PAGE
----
One woman was quite incensed that their Society's Facebook page’s followers were referring to themselves as members. It was in that moment that I realized that part of what needs to happen is that we need to adjust our thinking. Just as we have gone from thinking that the only way to do genealogy research was by writing letters, scouring microfiche and transcribing directories to being comfortable with researching online databases, we need to readjust our understanding of what constitutes membership. Those people do feel that they belong. That they are members. Even if they haven’t paid a fee or attended a meeting. This group is their tribe. We can’t overlook that.


Similarly, we need to change the way we look at genealogy conferences. The interest in taking several days away from our lives, traveling long distances, paying for accommodation and meals is waning. We can’t overlook that. 

7 comments:

  1. Christine, I can appreciate what you have said in this post. Aside from RootsTech, which is a whole different story, the conferences are just not packing them in.

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  2. I look forward to the time when there is a major conference that is within travelling distance of me!
    All we have in the UK are one-day exhibitions (some with a few "talks" by the exhibitors tacked on). If you've been to one, you've been to them all.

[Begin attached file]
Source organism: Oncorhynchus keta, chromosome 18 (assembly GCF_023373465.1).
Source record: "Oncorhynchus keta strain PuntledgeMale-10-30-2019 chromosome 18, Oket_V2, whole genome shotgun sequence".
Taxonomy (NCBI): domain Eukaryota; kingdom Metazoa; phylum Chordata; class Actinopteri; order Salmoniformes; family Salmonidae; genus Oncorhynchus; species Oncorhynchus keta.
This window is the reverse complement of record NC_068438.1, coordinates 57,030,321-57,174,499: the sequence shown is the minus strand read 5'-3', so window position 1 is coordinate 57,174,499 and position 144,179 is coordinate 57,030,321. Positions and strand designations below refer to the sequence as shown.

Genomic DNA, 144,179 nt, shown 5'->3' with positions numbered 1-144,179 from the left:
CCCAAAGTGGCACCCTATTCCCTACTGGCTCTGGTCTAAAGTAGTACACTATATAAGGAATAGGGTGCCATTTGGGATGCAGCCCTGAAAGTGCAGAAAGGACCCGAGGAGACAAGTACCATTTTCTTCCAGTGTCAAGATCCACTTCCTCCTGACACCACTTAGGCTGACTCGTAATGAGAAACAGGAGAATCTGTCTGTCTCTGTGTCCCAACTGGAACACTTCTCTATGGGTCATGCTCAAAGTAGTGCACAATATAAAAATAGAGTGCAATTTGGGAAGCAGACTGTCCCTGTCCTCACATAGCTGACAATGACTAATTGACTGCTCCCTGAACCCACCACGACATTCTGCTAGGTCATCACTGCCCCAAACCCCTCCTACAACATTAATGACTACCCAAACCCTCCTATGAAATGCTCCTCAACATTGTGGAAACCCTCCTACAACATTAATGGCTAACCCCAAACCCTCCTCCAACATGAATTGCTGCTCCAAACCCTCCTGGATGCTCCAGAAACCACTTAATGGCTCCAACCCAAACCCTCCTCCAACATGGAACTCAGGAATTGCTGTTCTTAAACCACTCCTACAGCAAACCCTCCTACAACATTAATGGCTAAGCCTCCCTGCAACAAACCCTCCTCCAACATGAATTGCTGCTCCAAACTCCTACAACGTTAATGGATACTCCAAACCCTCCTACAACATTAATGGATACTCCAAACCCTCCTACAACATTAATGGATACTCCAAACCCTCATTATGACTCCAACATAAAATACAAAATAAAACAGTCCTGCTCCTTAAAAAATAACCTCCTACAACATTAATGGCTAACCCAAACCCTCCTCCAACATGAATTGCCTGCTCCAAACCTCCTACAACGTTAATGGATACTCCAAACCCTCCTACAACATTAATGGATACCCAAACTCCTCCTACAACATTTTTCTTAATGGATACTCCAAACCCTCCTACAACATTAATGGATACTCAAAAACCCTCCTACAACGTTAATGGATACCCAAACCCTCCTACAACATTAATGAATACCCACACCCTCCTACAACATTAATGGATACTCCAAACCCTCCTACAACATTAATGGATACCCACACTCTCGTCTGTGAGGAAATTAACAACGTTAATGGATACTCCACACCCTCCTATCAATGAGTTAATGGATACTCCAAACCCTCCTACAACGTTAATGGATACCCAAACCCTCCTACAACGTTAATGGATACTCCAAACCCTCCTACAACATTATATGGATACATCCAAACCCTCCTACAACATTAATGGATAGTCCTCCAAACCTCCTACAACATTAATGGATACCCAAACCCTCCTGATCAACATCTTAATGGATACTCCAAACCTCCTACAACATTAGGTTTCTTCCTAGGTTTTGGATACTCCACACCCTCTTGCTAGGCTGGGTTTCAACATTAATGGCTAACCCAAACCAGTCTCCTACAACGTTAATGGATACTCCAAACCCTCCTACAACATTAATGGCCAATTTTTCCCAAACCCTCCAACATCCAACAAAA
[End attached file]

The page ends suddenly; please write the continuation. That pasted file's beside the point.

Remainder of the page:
It is really time that this hobby got itself together and organised an event that truly advanced knowledge and skill in the art of genealogy.

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  3. It could be the cost of the conference, air travel, hotels and meals.

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  4. I admit I learn as much (or more) from smaller, focused conferences than RootsTech. What it offers for me is the opportunity to hear speakers who I wouldn't hear otherwise, and all those booths and suppliers, and discounts.

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  5. For me it is the cost of travel and lodging, not the cost of the conference. Plus I can see webinars of most topics for a much lower fee. And lastly, the more regional conferences don't have the bigger named speakers, so they are not as attractive to me.

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  6. Thanks, Christine, for the analogy. However, I'm going to have to disagree that webinars and other online offerings are killing off conferences and seminars. Your post prompted me to update a post I did several months ago, since this topic won't seem to go away. http://www.amyjohnsoncrow.com/person-genealogy-events-dead/

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  7. I think we need to let go of the idea that a smaller conference is not successful -- is it really about numbers? We also need to look at factors like location, venue, change in schedule, timing of event. There may be something that caused an event to have less people in a particular year. For instance, I think any event that is held in August or September may have fewer people because parents, students, and teachers are in back-to-school mode and cannot get away from home at that time. I will always prefer an in person event -- online classes really don't do it for me!